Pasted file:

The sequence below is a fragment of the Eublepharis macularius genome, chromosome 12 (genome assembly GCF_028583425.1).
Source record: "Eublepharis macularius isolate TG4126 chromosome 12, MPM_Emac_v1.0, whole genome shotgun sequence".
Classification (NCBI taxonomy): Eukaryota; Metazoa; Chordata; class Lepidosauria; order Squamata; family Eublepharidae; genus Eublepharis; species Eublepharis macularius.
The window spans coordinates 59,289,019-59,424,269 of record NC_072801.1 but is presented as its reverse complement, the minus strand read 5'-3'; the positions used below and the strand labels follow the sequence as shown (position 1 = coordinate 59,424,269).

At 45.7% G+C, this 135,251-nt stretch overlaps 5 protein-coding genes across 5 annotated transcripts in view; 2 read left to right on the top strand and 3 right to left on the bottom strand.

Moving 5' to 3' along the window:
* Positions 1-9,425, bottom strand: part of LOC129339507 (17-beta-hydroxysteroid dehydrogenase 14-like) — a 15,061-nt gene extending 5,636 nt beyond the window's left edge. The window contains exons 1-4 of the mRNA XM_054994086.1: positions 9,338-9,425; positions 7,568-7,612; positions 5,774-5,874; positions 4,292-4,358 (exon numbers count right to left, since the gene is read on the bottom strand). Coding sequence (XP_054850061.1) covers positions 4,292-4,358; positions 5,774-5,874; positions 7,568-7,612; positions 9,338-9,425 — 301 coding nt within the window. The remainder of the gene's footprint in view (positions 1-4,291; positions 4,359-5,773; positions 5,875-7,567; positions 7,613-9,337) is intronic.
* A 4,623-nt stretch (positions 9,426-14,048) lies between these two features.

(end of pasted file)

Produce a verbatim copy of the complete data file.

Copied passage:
The sequence below is a fragment of the Eublepharis macularius genome, chromosome 12 (genome assembly GCF_028583425.1).
Source record: "Eublepharis macularius isolate TG4126 chromosome 12, MPM_Emac_v1.0, whole genome shotgun sequence".
Classification (NCBI taxonomy): Eukaryota; Metazoa; Chordata; class Lepidosauria; order Squamata; family Eublepharidae; genus Eublepharis; species Eublepharis macularius.
The window spans coordinates 59,289,019-59,424,269 of record NC_072801.1 but is presented as its reverse complement, the minus strand read 5'-3'; the positions used below and the strand labels follow the sequence as shown (position 1 = coordinate 59,424,269).

At 45.7% G+C, this 135,251-nt stretch overlaps 5 protein-coding genes across 5 annotated transcripts in view; 2 read left to right on the top strand and 3 right to left on the bottom strand.

Moving 5' to 3' along the window:
* Positions 1-9,425, bottom strand: part of LOC129339507 (17-beta-hydroxysteroid dehydrogenase 14-like) — a 15,061-nt gene extending 5,636 nt beyond the window's left edge. The window contains exons 1-4 of the mRNA XM_054994086.1: positions 9,338-9,425; positions 7,568-7,612; positions 5,774-5,874; positions 4,292-4,358 (exon numbers count right to left, since the gene is read on the bottom strand). Coding sequence (XP_054850061.1) covers positions 4,292-4,358; positions 5,774-5,874; positions 7,568-7,612; positions 9,338-9,425 — 301 coding nt within the window. The remainder of the gene's footprint in view (positions 1-4,291; positions 4,359-5,773; positions 5,875-7,567; positions 7,613-9,337) is intronic.
* A 4,623-nt stretch (positions 9,426-14,048) lies between these two features.